The constant comparison on domain controller databases provides a key security measure. The replication process can also help you shut down a compromised account all across the system. However, the restoration of an original database and the roll out of updated records requires very regular system sweeps and integrity checks in order to be effective.
The management of replication is a key task for network managers operating Active Directory. The fact that there can be many local domain controllers can give intruders an opportunity to sneak around a segment of the network and steal or alter data before being detected and locked out. The coordination between copies of domain controllers can soon become a very complicated and time-consuming task. It cannot be carried out manually within a reasonable timeframe. You need to use automated methods to keep frequent checks on all domain controllers and to update all servers when a change is made to the permissions that they contain.
Defining a forest
In order to have a forest, you need to have several domain trees. This scenario could exist if you want to have different permissions for different areas of your network. So, you might have a separate domain per site, or you might want to keep the permissions for certain resources or services on your network completely separate from the regular network authentication system. So, domains can overlap geographically.
Your company network may contain many domain controllers and some of them will all contain the same database, while others contain different permissions.
Imagine your company runs services for users on its own network and wants to keep those permissions separate from the resources accessed by staff. It would create two separate domains. If you also run Exchange Server for your company email system, you will have another AD domain.
Although the staff email system will probably have the same domain name as the website, you do not HAVE to keep all domains with the same domain root in the same tree. So, the email system can have a single-domain tree and the user network can have a separate single-domain tree. So, in this scenario, you are dealing with three separate domains, which make a forest.
The Exchange domain may well have just one domain controller, because the actual server for the email system is only resident in one location, and so only needs to access one authentication database. The user domain might only need to be in one location – on the gateway server. However, you could implement an instance of your staff domain controller for each of your company’s sites. So, you may have seven domain controllers, five for the staff domain, one for the user domain, and one for the email domain.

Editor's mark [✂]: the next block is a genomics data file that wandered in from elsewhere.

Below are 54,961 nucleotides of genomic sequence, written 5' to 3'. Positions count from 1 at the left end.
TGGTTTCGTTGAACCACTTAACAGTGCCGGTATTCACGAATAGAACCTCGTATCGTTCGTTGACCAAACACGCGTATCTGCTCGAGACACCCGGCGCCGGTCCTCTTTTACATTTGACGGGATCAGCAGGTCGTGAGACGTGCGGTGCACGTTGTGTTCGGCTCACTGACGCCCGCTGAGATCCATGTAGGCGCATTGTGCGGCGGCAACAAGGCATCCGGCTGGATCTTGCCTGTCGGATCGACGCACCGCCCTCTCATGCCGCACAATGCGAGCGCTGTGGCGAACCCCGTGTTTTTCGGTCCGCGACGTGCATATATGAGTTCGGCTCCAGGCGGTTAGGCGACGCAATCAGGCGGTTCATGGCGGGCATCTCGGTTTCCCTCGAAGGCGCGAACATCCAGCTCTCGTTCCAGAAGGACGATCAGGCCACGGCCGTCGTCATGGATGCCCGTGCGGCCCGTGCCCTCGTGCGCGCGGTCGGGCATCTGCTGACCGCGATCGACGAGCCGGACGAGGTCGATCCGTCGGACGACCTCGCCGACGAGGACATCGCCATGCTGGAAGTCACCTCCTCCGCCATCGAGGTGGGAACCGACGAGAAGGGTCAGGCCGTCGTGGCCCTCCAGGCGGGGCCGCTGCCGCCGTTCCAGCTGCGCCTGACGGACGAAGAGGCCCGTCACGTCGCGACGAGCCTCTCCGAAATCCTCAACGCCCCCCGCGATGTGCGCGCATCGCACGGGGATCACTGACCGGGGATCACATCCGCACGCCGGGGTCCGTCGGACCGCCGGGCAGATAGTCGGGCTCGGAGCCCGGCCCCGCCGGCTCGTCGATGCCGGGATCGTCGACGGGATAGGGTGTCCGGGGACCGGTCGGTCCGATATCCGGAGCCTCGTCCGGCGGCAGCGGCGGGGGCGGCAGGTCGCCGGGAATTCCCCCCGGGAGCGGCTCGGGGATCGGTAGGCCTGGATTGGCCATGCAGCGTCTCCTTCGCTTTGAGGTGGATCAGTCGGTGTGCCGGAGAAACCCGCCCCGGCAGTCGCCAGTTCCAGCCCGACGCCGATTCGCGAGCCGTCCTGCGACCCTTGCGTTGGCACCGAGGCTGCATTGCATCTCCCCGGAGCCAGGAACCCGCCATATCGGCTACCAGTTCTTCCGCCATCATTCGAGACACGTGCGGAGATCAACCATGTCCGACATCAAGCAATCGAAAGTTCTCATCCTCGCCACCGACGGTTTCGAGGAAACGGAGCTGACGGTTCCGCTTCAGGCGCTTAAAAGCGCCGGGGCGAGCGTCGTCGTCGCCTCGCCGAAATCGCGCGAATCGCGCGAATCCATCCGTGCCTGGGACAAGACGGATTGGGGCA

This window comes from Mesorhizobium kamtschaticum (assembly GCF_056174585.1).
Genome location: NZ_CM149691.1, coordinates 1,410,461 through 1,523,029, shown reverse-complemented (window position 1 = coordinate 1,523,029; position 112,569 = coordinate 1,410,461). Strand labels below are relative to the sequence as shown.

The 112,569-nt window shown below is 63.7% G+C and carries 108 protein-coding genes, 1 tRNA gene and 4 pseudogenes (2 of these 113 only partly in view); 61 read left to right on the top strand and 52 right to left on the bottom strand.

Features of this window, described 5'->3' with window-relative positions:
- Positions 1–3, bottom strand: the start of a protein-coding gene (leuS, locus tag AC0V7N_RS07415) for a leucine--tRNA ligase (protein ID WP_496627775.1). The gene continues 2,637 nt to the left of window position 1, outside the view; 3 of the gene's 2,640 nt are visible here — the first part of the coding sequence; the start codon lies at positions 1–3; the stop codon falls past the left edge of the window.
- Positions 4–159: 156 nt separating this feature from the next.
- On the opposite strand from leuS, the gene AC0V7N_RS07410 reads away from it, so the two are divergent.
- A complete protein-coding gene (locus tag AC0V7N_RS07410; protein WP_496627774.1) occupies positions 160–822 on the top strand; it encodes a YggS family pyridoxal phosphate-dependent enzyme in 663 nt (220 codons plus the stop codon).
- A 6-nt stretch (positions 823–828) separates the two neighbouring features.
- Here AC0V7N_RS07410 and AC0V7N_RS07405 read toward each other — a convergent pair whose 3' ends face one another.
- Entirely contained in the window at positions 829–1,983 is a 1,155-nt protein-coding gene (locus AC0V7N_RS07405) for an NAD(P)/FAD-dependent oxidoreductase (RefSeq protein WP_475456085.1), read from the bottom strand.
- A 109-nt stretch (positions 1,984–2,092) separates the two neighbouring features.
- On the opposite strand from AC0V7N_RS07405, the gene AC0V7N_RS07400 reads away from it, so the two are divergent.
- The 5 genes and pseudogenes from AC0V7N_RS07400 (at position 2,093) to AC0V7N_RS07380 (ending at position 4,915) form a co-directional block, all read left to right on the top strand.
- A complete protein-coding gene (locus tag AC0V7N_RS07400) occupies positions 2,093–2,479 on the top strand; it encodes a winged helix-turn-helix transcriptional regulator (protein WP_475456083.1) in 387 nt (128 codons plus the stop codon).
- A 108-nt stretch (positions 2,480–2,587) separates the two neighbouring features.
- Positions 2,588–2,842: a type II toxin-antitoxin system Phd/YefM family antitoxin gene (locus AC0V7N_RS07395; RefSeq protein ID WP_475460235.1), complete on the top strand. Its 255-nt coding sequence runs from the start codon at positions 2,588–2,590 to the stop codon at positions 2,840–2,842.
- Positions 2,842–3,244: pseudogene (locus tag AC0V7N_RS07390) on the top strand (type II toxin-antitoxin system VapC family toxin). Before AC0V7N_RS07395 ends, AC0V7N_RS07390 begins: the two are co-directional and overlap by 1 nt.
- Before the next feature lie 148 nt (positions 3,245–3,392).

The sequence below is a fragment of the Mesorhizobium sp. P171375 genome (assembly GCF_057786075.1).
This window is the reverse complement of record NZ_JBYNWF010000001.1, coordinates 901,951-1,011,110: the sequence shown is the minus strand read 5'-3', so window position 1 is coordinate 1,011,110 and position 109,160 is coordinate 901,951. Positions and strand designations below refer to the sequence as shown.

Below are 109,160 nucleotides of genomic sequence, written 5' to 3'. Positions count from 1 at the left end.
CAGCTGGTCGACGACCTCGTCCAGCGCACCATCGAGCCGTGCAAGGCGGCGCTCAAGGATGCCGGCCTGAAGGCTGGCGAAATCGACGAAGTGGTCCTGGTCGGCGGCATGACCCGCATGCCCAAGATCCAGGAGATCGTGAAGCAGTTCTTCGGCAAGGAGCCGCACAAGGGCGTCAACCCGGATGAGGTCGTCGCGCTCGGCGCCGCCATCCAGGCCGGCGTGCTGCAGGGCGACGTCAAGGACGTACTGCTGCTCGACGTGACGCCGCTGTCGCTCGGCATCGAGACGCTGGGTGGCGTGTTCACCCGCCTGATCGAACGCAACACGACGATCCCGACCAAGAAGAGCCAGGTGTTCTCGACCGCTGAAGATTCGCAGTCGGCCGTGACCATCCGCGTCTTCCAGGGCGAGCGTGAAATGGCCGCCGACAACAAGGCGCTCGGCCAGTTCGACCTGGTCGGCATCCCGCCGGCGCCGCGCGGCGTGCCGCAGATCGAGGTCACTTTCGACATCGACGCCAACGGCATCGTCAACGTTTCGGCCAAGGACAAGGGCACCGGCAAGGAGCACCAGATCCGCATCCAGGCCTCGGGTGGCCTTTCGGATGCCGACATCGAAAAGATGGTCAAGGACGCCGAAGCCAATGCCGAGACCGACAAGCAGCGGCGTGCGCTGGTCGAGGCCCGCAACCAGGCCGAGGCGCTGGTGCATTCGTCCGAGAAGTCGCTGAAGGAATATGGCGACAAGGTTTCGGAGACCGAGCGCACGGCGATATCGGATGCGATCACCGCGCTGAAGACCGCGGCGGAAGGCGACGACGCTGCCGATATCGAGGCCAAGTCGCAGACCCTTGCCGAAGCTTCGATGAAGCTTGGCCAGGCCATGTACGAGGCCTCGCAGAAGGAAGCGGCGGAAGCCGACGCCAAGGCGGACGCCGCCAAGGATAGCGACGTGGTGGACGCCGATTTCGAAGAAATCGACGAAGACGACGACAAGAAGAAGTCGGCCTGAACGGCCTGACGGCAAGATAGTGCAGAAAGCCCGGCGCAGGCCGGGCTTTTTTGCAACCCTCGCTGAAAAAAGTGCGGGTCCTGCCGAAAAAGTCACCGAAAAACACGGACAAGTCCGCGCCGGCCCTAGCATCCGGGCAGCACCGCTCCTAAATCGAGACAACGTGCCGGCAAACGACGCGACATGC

You might want to divide up the internal network into subsections by office function, so you would have an accounts section and a sales section with no interoperability. These would be two child domains of the parent staff domain, forming a tree.
One reason to keep the staff network separate from the user network is for security. The need for privacy on the internal system may even extend to creating a separate domain name for that staff network, which does not need to be made known to the general public. This move forces the creation of a separate tree because you cannot have different domain names included in one tree. Although the email system and the user access system only have one domain each, they also each represent a tree. Similarly, if you decided to create a new website with a different domain name, this could not be merged into the administration of the first site because it has a different domain name.
Splitting up the staff domain to create child domains requires more domain controllers. Rather than just one domain controller per site for the staff network, you now have three per site, making a total of 15 over five sites.
Those 15 staff domain controllers need to be replicated and coordinated with the tree structure relationship between the three original domains preserved on each of the five sites. Each of the other two domain controllers are distinct and won’t be part of the replication procedures of the staff domain. The site has three trees and one forest.
As you can see from this relatively simple example, the complexity of managing domains, trees, and forests can quickly become unmanageable without a comprehensive monitoring tool.
Although the separation of resources into domains, subdomains, and trees can enhance security, it doesn’t automatically eliminate the visibility of resources in a network. A system called Global Catalog (GC) lists all of the resources in a forest and it is replicated to every domain controller that is a member of that forest.
The protocol that underpins GC is called the ‘transitive trust hierarchy.’ This means that all elements of the system are assumed to be bona fide and not harmful to the security of the network as a whole. Therefore, the authentication records entered in one domain can be trusted to grant access to a resource that is registered on another domain.